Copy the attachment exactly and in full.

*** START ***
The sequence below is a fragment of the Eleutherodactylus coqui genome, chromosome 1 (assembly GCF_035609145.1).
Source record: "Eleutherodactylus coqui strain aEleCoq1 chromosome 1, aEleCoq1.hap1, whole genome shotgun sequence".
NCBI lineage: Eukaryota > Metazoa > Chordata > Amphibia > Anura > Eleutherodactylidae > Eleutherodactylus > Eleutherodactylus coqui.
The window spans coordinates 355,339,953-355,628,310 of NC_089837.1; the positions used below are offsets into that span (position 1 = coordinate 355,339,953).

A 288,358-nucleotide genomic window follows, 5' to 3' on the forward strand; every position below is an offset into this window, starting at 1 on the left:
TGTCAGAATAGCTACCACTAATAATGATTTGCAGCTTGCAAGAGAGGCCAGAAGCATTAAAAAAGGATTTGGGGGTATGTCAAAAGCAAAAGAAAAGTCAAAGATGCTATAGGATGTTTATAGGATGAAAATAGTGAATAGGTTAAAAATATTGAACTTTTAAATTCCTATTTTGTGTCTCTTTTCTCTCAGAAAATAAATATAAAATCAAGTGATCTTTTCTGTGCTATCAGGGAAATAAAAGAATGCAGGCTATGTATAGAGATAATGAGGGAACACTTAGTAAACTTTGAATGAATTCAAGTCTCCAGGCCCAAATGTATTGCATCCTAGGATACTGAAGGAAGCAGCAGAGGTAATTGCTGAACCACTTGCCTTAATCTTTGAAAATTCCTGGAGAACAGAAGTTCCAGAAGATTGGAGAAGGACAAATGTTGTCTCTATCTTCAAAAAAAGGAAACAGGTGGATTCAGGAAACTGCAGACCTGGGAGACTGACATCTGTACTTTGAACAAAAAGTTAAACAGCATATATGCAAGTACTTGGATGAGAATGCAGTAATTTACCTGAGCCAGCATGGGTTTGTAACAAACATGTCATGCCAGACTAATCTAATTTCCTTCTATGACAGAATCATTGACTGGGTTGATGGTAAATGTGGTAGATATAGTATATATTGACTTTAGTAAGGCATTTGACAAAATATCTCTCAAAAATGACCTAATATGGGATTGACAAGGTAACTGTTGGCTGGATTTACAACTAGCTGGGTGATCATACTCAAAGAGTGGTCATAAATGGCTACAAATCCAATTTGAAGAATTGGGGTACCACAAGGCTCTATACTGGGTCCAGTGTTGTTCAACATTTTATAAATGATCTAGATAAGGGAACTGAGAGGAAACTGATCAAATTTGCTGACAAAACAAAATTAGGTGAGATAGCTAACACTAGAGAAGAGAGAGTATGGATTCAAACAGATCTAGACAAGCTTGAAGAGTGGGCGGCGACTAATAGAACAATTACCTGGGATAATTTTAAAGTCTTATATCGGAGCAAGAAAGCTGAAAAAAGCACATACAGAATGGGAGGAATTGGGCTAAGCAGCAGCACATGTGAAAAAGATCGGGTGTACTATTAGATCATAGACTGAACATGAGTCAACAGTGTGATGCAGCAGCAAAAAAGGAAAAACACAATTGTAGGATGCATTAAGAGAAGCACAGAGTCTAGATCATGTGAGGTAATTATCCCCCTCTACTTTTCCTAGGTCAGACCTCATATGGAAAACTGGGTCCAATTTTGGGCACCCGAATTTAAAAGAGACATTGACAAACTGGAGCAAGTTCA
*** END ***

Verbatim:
The sequence below is a fragment of the Eleutherodactylus coqui genome, chromosome 1 (assembly GCF_035609145.1).
Source record: "Eleutherodactylus coqui strain aEleCoq1 chromosome 1, aEleCoq1.hap1, whole genome shotgun sequence".
NCBI lineage: Eukaryota > Metazoa > Chordata > Amphibia > Anura > Eleutherodactylidae > Eleutherodactylus > Eleutherodactylus coqui.
The window spans coordinates 355,339,953-355,628,310 of NC_089837.1; the positions used below are offsets into that span (position 1 = coordinate 355,339,953).

A 288,358-nucleotide genomic window follows, 5' to 3' on the forward strand; every position below is an offset into this window, starting at 1 on the left:
TGTCAGAATAGCTACCACTAATAATGATTTGCAGCTTGCAAGAGAGGCCAGAAGCATTAAAAAAGGATTTGGGGGTATGTCAAAAGCAAAAGAAAAGTCAAAGATGCTATAGGATGTTTATAGGATGAAAATAGTGAATAGGTTAAAAATATTGAACTTTTAAATTCCTATTTTGTGTCTCTTTTCTCTCAGAAAATAAATATAAAATCAAGTGATCTTTTCTGTGCTATCAGGGAAATAAAAGAATGCAGGCTATGTATAGAGATAATGAGGGAACACTTAGTAAACTTTGAATGAATTCAAGTCTCCAGGCCCAAATGTATTGCATCCTAGGATACTGAAGGAAGCAGCAGAGGTAATTGCTGAACCACTTGCCTTAATCTTTGAAAATTCCTGGAGAACAGAAGTTCCAGAAGATTGGAGAAGGACAAATGTTGTCTCTATCTTCAAAAAAAGGAAACAGGTGGATTCAGGAAACTGCAGACCTGGGAGACTGACATCTGTACTTTGAACAAAAAGTTAAACAGCATATATGCAAGTACTTGGATGAGAATGCAGTAATTTACCTGAGCCAGCATGGGTTTGTAACAAACATGTCATGCCAGACTAATCTAATTTCCTTCTATGACAGAATCATTGACTGGGTTGATGGTAAATGTGGTAGATATAGTATATATTGACTTTAGTAAGGCATTTGACAAAATATCTCTCAAAAATGACCTAATATGGGATTGACAAGGTAACTGTTGGCTGGATTTACAACTAGCTGGGTGATCATACTCAAAGAGTGGTCATAAATGGCTACAAATCCAATTTGAAGAATTGGGGTACCACAAGGCTCTATACTGGGTCCAGTGTTGTTCAACATTTTATAAATGATCTAGATAAGGGAACTGAGAGGAAACTGATCAAATTTGCTGACAAAACAAAATTAGGTGAGATAGCTAACACTAGAGAAGAGAGAGTATGGATTCAAACAGATCTAGACAAGCTTGAAGAGTGGGCGGCGACTAATAGAACAATTACCTGGGATAATTTTAAAGTCTTATATCGGAGCAAGAAAGCTGAAAAAAGCACATACAGAATGGGAGGAATTGGGCTAAGCAGCAGCACATGTGAAAAAGATCGGGTGTACTATTAGATCATAGACTGAACATGAGTCAACAGTGTGATGCAGCAGCAAAAAAGGAAAAACACAATTGTAGGATGCATTAAGAGAAGCACAGAGTCTAGATCATGTGAGGTAATTATCCCCCTCTACTTTTCCTAGGTCAGACCTCATATGGAAAACTGGGTCCAATTTTGGGCACCCGAATTTAAAAGAGACATTGACAAACTGGAGCAAGTTCA